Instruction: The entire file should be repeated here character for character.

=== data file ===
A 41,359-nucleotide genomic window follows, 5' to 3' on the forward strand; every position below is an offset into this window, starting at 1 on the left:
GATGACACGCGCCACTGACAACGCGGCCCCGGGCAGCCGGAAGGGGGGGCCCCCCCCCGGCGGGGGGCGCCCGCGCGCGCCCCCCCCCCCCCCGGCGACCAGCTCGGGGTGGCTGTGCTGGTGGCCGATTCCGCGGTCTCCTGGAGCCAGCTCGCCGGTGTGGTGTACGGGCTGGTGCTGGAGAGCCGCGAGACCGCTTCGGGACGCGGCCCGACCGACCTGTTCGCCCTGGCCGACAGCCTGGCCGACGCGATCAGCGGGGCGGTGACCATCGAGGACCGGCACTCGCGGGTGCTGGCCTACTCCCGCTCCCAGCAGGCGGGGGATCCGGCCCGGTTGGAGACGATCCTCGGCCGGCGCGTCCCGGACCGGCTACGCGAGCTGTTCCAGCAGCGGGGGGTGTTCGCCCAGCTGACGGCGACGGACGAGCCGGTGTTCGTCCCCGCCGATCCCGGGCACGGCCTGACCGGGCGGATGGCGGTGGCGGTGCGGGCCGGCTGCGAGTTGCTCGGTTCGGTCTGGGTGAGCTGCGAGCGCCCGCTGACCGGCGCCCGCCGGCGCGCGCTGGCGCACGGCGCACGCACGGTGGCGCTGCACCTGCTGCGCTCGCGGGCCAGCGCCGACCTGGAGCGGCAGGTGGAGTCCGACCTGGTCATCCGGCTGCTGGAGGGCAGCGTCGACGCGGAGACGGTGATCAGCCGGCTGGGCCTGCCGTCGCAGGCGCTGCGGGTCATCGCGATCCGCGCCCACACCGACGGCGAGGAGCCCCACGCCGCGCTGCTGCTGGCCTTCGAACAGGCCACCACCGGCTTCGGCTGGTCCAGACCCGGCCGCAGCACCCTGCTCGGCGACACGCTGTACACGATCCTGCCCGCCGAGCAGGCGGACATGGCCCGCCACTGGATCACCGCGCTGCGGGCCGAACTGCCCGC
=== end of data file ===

A 41,359-nucleotide genomic window follows, 5' to 3' on the forward strand; every position below is an offset into this window, starting at 1 on the left:
GATGACACGCGCCACTGACAACGCGGCCCCGGGCAGCCGGAAGGGGGGGCCCCCCCCCGGCGGGGGGCGCCCGCGCGCGCCCCCCCCCCCCCCGGCGACCAGCTCGGGGTGGCTGTGCTGGTGGCCGATTCCGCGGTCTCCTGGAGCCAGCTCGCCGGTGTGGTGTACGGGCTGGTGCTGGAGAGCCGCGAGACCGCTTCGGGACGCGGCCCGACCGACCTGTTCGCCCTGGCCGACAGCCTGGCCGACGCGATCAGCGGGGCGGTGACCATCGAGGACCGGCACTCGCGGGTGCTGGCCTACTCCCGCTCCCAGCAGGCGGGGGATCCGGCCCGGTTGGAGACGATCCTCGGCCGGCGCGTCCCGGACCGGCTACGCGAGCTGTTCCAGCAGCGGGGGGTGTTCGCCCAGCTGACGGCGACGGACGAGCCGGTGTTCGTCCCCGCCGATCCCGGGCACGGCCTGACCGGGCGGATGGCGGTGGCGGTGCGGGCCGGCTGCGAGTTGCTCGGTTCGGTCTGGGTGAGCTGCGAGCGCCCGCTGACCGGCGCCCGCCGGCGCGCGCTGGCGCACGGCGCACGCACGGTGGCGCTGCACCTGCTGCGCTCGCGGGCCAGCGCCGACCTGGAGCGGCAGGTGGAGTCCGACCTGGTCATCCGGCTGCTGGAGGGCAGCGTCGACGCGGAGACGGTGATCAGCCGGCTGGGCCTGCCGTCGCAGGCGCTGCGGGTCATCGCGATCCGCGCCCACACCGACGGCGAGGAGCCCCACGCCGCGCTGCTGCTGGCCTTCGAACAGGCCACCACCGGCTTCGGCTGGTCCAGACCCGGCCGCAGCACCCTGCTCGGCGACACGCTGTACACGATCCTGCCCGCCGAGCAGGCGGACATGGCCCGCCACTGGATCACCGCGCTGCGGGCCGAACTGCCCGC